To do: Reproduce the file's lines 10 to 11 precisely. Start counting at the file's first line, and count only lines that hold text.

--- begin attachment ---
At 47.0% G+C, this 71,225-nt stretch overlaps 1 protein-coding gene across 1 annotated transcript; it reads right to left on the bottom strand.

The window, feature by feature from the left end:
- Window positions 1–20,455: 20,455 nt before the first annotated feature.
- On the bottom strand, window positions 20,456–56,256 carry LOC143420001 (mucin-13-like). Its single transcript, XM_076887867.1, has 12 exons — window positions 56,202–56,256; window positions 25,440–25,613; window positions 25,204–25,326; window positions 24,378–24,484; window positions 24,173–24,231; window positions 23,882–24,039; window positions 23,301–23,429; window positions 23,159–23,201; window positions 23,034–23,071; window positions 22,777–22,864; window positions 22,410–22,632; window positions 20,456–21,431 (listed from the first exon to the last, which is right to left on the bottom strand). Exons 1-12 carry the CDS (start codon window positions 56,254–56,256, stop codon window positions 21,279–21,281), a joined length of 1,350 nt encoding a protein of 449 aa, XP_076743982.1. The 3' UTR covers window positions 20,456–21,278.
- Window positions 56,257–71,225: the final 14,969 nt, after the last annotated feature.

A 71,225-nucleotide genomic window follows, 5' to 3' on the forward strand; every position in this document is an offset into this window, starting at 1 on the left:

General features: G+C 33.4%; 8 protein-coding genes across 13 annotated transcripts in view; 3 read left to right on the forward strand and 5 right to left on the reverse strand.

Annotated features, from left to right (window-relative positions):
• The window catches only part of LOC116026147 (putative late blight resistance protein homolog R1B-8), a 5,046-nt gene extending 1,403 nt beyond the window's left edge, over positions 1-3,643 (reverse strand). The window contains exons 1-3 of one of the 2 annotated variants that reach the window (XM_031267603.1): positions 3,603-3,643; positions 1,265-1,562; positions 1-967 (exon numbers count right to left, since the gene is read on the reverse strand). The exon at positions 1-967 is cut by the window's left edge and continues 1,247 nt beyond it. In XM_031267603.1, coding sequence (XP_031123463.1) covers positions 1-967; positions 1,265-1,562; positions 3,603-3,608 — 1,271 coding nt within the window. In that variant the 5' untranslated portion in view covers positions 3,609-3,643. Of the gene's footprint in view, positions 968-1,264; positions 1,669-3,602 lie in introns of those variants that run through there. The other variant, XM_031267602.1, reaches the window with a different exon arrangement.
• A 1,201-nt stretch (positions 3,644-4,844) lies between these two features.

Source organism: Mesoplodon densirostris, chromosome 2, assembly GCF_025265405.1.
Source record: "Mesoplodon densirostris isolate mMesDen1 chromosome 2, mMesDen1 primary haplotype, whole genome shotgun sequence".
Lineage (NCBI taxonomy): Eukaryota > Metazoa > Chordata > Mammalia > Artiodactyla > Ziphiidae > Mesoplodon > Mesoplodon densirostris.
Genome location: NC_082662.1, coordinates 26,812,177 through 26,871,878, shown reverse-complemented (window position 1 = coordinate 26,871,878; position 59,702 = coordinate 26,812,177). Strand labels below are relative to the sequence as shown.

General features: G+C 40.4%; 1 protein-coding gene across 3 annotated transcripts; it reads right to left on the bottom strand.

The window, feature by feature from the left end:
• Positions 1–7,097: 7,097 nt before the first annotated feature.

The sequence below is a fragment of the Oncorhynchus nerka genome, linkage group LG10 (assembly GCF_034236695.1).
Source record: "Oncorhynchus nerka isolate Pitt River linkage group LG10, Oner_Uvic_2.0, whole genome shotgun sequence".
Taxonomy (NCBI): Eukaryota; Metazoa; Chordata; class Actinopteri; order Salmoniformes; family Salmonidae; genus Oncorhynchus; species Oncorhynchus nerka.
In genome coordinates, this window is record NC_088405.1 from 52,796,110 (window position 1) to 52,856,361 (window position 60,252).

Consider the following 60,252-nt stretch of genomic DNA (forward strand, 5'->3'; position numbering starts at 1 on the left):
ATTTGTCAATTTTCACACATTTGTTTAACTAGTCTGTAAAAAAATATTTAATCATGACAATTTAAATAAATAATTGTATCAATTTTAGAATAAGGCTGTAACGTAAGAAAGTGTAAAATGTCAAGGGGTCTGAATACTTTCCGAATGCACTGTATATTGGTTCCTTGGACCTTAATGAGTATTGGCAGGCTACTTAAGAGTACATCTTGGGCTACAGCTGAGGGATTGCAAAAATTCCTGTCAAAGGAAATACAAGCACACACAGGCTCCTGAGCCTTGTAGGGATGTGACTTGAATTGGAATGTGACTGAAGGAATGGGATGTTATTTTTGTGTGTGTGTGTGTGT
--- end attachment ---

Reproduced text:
• A 1,201-nt stretch (positions 3,644-4,844) lies between these two features.

Source organism: Mesoplodon densirostris, chromosome 2, assembly GCF_025265405.1.